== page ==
Book Review: Daughter of Fortune by Isabel Allende

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Orphaned at birth, Eliza Sommers is raised in the British colony of Valparaíso, Chile, by the well-intentioned Victorian spinster Miss Rose and her more rigid brother Jeremy. Just as she meets and falls in love with the wildly inappropriate Joaquín Andieta, a lowly clerk who works for Jeremy, gold is discovered in the hills of Northern California. By 1849, Chileans of every stripe have fallen prey to feverish dreams of wealth. Joaquín takes off for San Francisco to seek his fortune, and Eliza, pregnant with his child, decides to follow him.

So begins Isabel Allende's enchanting novel Daughter of Fortune. As we follow her spirited heroine on a perilous journey north in the hold of a ship to the rough-and-tumble world of San Francisco and Northern California, we enter a world whose newly arrived inhabitants are driven mad by gold fever. A society of single men and prostitutes—among whom Eliza moves with the help of her good friend and savior, the Chinese doctor Tao Chi'en—California opens the door to a new life of freedom and independence for the young Chilean. Her search for the elusive Joaquín gradually turns into another kind of journey that transforms her over time, and what began as a search for love ends up as the conquest of personal freedom. By the time she finally hears news of him, Eliza must decide who her true love really is.

Daughter of Fortune is a sweeping portrait of an era, a story rich in character, history, violence, and compassion. In Eliza, Allende has created one of her most appealing heroines, an adventurous, independent-minded, and highly unconventional young woman who has the courage to reinvent herself and to create her hard-won destiny in a new country.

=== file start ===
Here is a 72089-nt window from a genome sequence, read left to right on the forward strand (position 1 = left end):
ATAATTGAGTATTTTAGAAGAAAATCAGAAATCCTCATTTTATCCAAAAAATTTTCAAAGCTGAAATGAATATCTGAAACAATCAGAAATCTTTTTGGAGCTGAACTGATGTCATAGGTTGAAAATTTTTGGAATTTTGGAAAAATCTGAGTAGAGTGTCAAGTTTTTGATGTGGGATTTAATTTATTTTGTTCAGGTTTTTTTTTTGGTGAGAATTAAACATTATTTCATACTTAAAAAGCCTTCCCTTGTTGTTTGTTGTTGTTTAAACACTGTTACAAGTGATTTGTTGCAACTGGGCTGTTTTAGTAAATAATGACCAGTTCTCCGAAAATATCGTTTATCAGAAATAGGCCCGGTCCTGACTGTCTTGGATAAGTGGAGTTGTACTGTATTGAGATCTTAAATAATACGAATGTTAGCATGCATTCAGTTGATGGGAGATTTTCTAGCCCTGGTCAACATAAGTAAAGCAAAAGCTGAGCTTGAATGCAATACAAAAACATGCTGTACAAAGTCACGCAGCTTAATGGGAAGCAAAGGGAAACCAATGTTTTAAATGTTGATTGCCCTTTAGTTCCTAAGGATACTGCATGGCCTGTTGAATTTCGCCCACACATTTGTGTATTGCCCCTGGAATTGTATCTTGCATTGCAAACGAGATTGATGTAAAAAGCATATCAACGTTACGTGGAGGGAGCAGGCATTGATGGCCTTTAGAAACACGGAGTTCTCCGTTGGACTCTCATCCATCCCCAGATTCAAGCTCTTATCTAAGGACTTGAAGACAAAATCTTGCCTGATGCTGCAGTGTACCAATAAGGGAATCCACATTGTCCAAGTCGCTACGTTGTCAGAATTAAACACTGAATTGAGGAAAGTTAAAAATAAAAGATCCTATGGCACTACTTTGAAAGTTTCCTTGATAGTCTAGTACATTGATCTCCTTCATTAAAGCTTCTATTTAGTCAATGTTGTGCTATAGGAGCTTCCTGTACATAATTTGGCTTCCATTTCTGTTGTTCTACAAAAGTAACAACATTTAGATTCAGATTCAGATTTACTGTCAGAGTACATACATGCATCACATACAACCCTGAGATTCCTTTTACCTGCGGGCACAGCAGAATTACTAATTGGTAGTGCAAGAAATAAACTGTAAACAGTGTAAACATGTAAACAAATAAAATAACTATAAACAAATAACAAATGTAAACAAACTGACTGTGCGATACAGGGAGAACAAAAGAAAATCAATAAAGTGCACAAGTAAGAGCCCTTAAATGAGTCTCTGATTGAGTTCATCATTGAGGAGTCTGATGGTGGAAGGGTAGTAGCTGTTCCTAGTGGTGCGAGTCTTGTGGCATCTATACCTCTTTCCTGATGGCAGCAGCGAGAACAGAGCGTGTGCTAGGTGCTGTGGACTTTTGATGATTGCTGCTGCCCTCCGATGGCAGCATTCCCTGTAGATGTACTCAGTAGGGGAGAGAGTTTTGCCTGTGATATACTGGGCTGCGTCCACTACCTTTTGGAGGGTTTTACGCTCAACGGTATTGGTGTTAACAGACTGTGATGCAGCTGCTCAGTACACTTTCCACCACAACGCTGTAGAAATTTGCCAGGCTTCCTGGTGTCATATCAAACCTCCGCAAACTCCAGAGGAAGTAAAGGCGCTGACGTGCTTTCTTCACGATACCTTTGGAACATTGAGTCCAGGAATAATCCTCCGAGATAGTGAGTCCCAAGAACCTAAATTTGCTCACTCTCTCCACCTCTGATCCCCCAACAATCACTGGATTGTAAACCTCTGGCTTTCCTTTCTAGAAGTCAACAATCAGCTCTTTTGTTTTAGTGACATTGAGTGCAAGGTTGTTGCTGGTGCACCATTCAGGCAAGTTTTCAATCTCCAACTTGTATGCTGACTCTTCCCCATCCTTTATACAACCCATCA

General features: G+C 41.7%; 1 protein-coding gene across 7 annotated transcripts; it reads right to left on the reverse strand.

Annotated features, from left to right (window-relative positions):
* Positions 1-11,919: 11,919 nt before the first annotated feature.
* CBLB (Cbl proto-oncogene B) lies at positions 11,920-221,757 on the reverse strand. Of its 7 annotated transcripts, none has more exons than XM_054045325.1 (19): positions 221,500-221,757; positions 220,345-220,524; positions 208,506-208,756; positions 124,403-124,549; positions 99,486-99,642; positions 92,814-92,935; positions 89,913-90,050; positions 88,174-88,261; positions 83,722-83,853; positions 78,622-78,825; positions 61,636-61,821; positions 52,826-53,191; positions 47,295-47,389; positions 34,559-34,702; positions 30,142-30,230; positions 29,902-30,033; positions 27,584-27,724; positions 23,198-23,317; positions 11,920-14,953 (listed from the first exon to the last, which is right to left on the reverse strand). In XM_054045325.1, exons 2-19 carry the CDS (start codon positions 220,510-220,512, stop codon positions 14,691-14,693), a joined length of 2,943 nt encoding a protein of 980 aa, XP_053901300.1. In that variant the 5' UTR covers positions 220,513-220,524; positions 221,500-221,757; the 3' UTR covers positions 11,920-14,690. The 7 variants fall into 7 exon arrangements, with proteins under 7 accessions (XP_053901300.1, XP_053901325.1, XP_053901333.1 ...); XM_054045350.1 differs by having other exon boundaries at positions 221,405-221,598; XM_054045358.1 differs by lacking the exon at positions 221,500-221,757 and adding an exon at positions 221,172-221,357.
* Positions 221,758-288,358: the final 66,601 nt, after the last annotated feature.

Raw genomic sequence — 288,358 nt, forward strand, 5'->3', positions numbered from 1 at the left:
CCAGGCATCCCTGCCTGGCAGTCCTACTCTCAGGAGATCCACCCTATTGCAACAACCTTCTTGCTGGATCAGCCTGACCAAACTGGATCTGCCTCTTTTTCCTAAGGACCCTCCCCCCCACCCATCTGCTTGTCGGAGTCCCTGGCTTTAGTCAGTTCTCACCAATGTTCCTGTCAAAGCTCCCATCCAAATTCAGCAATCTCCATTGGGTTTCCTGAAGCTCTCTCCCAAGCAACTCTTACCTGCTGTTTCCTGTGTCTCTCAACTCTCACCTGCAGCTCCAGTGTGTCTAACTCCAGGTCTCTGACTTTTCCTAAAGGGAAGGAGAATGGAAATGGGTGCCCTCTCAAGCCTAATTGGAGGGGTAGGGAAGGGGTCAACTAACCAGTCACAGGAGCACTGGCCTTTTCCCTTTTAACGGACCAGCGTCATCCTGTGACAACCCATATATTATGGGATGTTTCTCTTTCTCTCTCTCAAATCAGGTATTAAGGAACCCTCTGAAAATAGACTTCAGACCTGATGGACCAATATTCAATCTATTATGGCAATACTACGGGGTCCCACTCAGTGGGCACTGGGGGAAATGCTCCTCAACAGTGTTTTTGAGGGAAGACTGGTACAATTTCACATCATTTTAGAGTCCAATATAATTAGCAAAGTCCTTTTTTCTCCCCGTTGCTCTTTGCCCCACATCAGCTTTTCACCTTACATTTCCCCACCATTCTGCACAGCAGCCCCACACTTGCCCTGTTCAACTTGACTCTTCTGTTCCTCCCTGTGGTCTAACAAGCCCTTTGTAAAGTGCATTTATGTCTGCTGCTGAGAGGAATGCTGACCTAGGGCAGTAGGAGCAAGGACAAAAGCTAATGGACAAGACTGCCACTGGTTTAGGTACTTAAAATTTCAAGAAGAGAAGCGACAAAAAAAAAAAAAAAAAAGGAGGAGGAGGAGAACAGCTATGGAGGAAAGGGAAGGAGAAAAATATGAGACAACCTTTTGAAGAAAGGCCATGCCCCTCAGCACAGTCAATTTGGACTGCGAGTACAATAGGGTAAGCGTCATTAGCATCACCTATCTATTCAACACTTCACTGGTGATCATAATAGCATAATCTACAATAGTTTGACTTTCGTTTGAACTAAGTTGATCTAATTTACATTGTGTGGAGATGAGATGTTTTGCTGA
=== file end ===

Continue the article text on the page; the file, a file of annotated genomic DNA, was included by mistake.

This is more adult fiction, but it was so good.

Eliza was definitely a complex and layered and awesome heroine. Her single-minded passion, her internal struggle, her journeys, everything is just completely believable and there.

ALSO, THE SETTING. Not everyone can pull off historical fiction as achingly realistic as that. In fact, like I've said before, I usually don't even like historical fiction. But the world can surprise a girl. The richness of description make you feel not as if you are walking the streets of Valparaíso or San Francisco, but as if you already have had these streets in your bones all your life.

Tao Chi'en had an intriguing backstory and he was a good guy. He also had complexities, and that really got me about this book - how easily believable and honest every character was. How there were no flat characters. Each one had a definite and honest story.

The writing style was a bit heady, somewhat difficult to take in all at once, which meant I read slower than usual. However, the end result was totally worth it - the story, while seemingly shapeless while you're reading, takes on a whole new form once you're finished.

So if you feel you're ready to make the transition to adult fiction, then by all means, give it a shot.
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